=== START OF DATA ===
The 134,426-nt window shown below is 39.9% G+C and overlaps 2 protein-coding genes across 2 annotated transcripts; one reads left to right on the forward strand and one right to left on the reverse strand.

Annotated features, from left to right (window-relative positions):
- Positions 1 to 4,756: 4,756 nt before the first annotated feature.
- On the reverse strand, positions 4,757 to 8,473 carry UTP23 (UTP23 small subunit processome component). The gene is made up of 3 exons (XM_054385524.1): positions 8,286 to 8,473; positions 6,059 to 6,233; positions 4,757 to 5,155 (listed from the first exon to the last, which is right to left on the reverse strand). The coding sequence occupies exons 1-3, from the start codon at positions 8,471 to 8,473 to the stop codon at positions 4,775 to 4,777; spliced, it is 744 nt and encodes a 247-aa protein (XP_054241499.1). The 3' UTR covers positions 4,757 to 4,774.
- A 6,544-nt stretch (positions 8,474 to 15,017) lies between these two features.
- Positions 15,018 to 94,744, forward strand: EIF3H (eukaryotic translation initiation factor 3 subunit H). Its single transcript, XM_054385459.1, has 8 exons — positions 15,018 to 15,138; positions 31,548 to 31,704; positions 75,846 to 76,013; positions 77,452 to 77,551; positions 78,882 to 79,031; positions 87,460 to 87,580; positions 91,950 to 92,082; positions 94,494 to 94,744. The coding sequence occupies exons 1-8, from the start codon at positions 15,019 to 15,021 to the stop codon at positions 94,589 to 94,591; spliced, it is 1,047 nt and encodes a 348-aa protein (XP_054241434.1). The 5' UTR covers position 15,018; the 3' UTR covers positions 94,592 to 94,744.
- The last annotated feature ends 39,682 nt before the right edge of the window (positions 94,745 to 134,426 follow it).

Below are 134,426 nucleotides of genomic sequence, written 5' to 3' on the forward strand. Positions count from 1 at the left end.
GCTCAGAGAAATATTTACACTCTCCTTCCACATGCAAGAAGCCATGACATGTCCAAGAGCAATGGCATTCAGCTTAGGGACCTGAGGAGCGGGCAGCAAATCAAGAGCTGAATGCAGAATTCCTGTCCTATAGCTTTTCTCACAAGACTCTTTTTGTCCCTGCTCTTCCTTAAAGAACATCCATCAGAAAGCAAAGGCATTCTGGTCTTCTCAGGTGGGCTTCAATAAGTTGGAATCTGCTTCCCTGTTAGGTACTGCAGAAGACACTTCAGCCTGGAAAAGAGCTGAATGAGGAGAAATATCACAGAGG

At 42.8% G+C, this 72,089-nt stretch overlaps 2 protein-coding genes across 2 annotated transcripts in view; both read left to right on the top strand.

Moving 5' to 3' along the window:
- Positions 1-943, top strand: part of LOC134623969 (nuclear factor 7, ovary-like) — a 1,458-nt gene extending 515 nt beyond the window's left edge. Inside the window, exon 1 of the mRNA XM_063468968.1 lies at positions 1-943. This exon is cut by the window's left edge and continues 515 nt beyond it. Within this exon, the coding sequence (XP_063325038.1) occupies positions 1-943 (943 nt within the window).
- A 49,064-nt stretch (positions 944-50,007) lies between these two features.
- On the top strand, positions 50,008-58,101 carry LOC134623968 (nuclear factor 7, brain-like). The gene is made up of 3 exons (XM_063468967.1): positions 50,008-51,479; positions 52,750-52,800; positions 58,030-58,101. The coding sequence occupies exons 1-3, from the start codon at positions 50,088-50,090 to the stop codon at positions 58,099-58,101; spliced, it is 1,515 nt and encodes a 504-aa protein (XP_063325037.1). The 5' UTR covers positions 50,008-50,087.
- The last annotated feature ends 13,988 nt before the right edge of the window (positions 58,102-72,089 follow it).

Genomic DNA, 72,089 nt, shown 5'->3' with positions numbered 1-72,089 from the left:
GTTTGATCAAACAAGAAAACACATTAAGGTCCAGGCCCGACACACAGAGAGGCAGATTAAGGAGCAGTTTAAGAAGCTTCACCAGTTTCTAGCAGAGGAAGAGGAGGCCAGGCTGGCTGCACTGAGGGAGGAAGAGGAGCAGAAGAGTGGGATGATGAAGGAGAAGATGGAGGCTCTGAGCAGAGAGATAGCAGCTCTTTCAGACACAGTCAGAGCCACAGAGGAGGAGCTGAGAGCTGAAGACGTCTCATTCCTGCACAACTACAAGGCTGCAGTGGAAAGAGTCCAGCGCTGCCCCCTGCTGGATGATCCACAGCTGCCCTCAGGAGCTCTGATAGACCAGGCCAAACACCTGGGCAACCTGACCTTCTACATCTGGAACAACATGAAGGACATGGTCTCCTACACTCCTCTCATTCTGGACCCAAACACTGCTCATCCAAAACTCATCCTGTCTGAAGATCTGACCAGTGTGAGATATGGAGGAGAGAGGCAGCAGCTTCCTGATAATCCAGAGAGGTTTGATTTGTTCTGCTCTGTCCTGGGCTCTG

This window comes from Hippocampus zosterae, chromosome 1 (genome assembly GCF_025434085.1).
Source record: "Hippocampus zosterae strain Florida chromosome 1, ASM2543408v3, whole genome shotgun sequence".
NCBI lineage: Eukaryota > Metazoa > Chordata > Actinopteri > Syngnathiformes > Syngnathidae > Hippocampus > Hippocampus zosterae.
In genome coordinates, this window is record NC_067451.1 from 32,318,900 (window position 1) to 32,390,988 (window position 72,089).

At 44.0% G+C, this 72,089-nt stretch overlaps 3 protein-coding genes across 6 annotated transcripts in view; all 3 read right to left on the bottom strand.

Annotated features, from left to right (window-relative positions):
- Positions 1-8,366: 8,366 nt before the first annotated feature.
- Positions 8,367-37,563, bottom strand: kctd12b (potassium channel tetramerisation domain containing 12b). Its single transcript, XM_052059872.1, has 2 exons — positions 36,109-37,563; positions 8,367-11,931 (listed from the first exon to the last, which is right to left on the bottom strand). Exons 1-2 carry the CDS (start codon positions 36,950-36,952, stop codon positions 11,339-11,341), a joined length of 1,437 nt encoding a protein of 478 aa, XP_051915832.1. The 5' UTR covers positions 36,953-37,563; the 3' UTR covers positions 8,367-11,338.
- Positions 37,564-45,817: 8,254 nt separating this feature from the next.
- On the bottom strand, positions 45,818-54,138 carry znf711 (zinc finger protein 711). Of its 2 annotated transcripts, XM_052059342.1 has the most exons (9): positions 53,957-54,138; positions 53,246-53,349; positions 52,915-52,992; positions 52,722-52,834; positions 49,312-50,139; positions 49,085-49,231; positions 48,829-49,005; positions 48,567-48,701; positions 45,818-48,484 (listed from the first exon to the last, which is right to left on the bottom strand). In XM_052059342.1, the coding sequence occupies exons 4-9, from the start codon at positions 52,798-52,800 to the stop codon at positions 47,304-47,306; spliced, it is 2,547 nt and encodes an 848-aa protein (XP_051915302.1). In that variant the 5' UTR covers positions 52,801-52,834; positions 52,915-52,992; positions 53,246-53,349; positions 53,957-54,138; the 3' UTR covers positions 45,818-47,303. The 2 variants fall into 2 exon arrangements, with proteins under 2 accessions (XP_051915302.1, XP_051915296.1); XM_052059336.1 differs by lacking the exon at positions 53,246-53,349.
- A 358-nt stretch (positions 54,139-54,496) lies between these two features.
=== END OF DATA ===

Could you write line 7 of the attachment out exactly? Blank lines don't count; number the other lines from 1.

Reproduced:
- The last annotated feature ends 39,682 nt before the right edge of the window (positions 94,745 to 134,426 follow it).